Sea snakes are ovoviviparous; they give birth to live young. In this type of reproduction, the embryo develops in an egg, but the mother does not lay the eggs. The mother holds the eggs in her body until the embryo develops into a fully functional offspring.
Sea snakes live their whole lives underwater, they are born underwater, and there they will die. And like all reptiles, the young develop inside eggs. However, eggs float in salt water, making them vulnerable to predators and the environment. So, what exactly do these creatures do to avoid such an unpleasant fate?
First, let’s take a look at what other marine reptiles do.
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What Do Other Marine Reptiles Do?
Sea snakes belong to the same order as all other snakes. They evolved separately from their cousins, the sea kraits. Sea kraits are the amphibious cousins of the sea snake. That does not mean that they are amphibians, like frogs, but rather that they live on land and in water.
The distinction between the two is that sea kraits come on land to lay their eggs. This helps protect the eggs from vulnerability and gives them the warmth they need to hatch. Many animals, like sea turtles and crocodiles, do the same thing. They often bury their eggs in the sand to protect them and keep them warm.
Even sea snakes need to protect their eggs and keep them warm, but they don’t lay their eggs on land. And what do they do instead? They don’t lay eggs at all. Sea snakes give birth to live young!
Oviparous And Viviparous
What’s the big deal in birthing live wriggling sea snakes? Humans and other mammals give birth to live young too.
First, we need to understand the difference between what happens in an animal that lays eggs and an animal that gives birth to live young.
An animal that lays eggs is called oviparous, such as a chicken. These animals will lay eggs that are covered by hard shells. Within the hard shell is a developing embryo, along with a yolk sac, which acts as a food source for the baby. The embryo develops into a young one outside the body of its mother and hatches from those eggs as a fully functional animal.
We call animals that give birth to live young viviparous animals. This birthing style is mostly limited to mammals (humans, apes, donkeys), with a few exceptions (certain sharks, rays and even some fish). In this type of reproduction, a placenta connects the mother to the children. This connection is how the embryo receives nutrition. The child will form completely inside the mother before being born.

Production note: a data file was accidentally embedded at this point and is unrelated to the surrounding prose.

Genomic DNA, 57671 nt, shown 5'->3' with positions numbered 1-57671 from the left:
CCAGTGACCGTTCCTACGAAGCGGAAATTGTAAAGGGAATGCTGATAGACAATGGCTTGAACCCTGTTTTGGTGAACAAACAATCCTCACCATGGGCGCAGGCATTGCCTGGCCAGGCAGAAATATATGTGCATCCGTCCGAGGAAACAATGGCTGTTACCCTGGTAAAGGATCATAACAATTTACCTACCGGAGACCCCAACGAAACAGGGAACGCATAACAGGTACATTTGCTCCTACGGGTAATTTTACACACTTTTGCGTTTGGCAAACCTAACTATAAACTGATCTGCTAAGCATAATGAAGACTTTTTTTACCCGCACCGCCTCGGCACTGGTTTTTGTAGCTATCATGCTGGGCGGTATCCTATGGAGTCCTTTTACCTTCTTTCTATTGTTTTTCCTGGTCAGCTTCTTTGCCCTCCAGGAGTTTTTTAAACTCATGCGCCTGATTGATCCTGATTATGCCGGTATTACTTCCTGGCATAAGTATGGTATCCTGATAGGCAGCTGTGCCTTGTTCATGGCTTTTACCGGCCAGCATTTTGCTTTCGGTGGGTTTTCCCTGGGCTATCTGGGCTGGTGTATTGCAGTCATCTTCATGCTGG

So, doesn’t that mean that sea snakes are simply viviparous? Not completely!
A Mix Of The Two
Sea snakes are ovoviviparous. That word is a mixture of oviparous (egg laying) and viviparous (live birth). In this type of reproduction, the embryo develops in an egg, but the mother does not lay the eggs. The mother holds the eggs in her body until the embryo develops into a fully functional offspring.
The reason it is a separate type of reproduction is that it has elements of both main types. There is the formation of an egg, with a yolk, and the embryo feeds on that yolk, unlike in viviparous reproduction, where the nutrition comes from the mother through a placenta.
And like oviparous reproduction, the young one emerges from an egg outside of the mother’s body. The little sea snake eggs hatch while it’s still inside the mother, who then expels the young from her body.
This adaptation is very interesting, especially when it comes to the sex determination of offspring. In reptiles, either temperature or genetics will determine the sex of the offspring. For the sea snakes to be able to reproduce at sea, they cannot have temperature-dependent sex determination (TSD). If that were the case, almost every single offspring born would be of the same sex, because it would be determined by the relatively stable body temperature of the parent.
It is important that there is a good ratio between males and females. Therefore, it is very important for sea snakes to have genotypic sex determination (GSD). GSD ensures that there are enough males and females for the species to survive. With TSD, this would not be the case. This means that sea snakes had to evolve GSD before entering the water, or else they would not have survived.
Just like with sex determination, there’s a lot to be learnt about ovoviviparous animals. Sea snakes are not the only ovoviviparous animals; other animals like basking sharks also display this phenomenon, and there is very little we understand about it.
Studying why some species evolved to have ovoviviparous births over returning to the land is not fully understood. It is also a lot tougher to study the developmental stages of these animals. These beautiful creatures remain very mysterious and there’s so much more we hope to learn!
References (click to expand)
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